Universities are out to prove the ROI of social media

colleges and social media

The University of Massachusetts Dartmouth Center for Marketing Research continues to do an excellent job documenting the social media progress of organizations such as Fortune 500 companies, INC 500 companies and non-profits. In a new research release, the team shows that universities continue to lead the way in the use of social media and its measurement.

If you think about, using social media at the university level is the perfect test case for what all our organizations may be seeing just a few years from now:

  • Its primary audience uses the social web as its primary tool for communication.
  • It is an essential strategy for connecting with, and nurturing, its “customers.”
  • The relatively low-cost effectiveness of social media fits with programs under constant budget pressures.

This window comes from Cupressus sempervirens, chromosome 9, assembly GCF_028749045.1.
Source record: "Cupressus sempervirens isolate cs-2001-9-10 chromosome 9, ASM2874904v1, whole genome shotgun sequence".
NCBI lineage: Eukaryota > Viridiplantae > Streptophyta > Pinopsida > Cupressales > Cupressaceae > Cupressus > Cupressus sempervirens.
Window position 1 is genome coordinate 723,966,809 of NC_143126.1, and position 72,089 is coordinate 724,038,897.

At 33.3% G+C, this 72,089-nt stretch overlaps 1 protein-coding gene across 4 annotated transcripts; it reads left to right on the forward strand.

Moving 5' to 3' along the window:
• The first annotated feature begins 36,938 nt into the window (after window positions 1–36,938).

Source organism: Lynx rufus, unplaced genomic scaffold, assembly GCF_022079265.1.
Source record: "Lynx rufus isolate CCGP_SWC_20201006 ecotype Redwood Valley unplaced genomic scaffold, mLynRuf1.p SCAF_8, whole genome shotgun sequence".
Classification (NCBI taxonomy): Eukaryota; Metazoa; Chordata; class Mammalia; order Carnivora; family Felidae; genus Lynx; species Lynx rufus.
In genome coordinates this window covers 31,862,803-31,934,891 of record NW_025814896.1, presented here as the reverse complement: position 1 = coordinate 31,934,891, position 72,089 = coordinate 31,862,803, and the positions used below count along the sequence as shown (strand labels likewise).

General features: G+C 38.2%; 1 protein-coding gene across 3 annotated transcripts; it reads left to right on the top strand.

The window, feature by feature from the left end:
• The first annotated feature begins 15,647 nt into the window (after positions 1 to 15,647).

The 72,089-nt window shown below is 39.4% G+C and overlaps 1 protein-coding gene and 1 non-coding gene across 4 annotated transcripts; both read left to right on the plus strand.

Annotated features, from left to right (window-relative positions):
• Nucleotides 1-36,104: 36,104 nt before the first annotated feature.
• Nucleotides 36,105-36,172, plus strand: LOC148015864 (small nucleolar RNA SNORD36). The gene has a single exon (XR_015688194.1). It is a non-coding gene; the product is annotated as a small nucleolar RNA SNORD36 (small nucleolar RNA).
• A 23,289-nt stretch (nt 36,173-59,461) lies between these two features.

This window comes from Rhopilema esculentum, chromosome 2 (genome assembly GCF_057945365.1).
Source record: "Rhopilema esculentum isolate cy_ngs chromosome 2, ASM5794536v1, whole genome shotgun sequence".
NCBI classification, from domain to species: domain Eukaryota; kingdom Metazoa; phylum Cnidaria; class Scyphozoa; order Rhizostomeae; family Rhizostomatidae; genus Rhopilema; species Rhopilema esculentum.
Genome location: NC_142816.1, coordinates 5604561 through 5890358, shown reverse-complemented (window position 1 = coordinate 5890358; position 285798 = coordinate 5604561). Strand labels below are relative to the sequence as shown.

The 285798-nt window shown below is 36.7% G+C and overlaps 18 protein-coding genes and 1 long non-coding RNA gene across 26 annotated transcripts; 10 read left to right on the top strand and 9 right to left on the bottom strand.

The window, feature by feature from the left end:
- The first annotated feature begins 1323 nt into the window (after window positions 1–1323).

And, as this study shows, it’s starting to show impressive results. Some highlights:
  • Reduced costs for traditional media are attributed to use of social media. Schools report 33% less spent on printing, 24% less spent on newspaper ads and 17% less spent on radio and TV ads.
  • One in 3 schools say social media is more efficient than traditional media in reaching their target audience (this number increases to 44% for top MBA programs).
  • 92% of undergraduate admissions officers agree that social media is worth the investment they make in it and 86% plan to increase their investment in social media in the next year.
  • The most useful tools for recruiting undergraduates include Facebook (94%), YouTube (81%), Twitter (69%) and Downloadable Mobil Apps (51%). Mobile apps are a favorite of top MBA programs with 82% citing them as an effective recruiting tool.
  • Monitoring the schools name and relevant online conversation has declined over the past few years. In 2009-2010, 73% reported monitoring their brand. In 2010-2011, that number dropped to 68% and now is reported to be 47%. This could have consequences for any school that becomes the target of negative online buzz and is unaware of that conversation.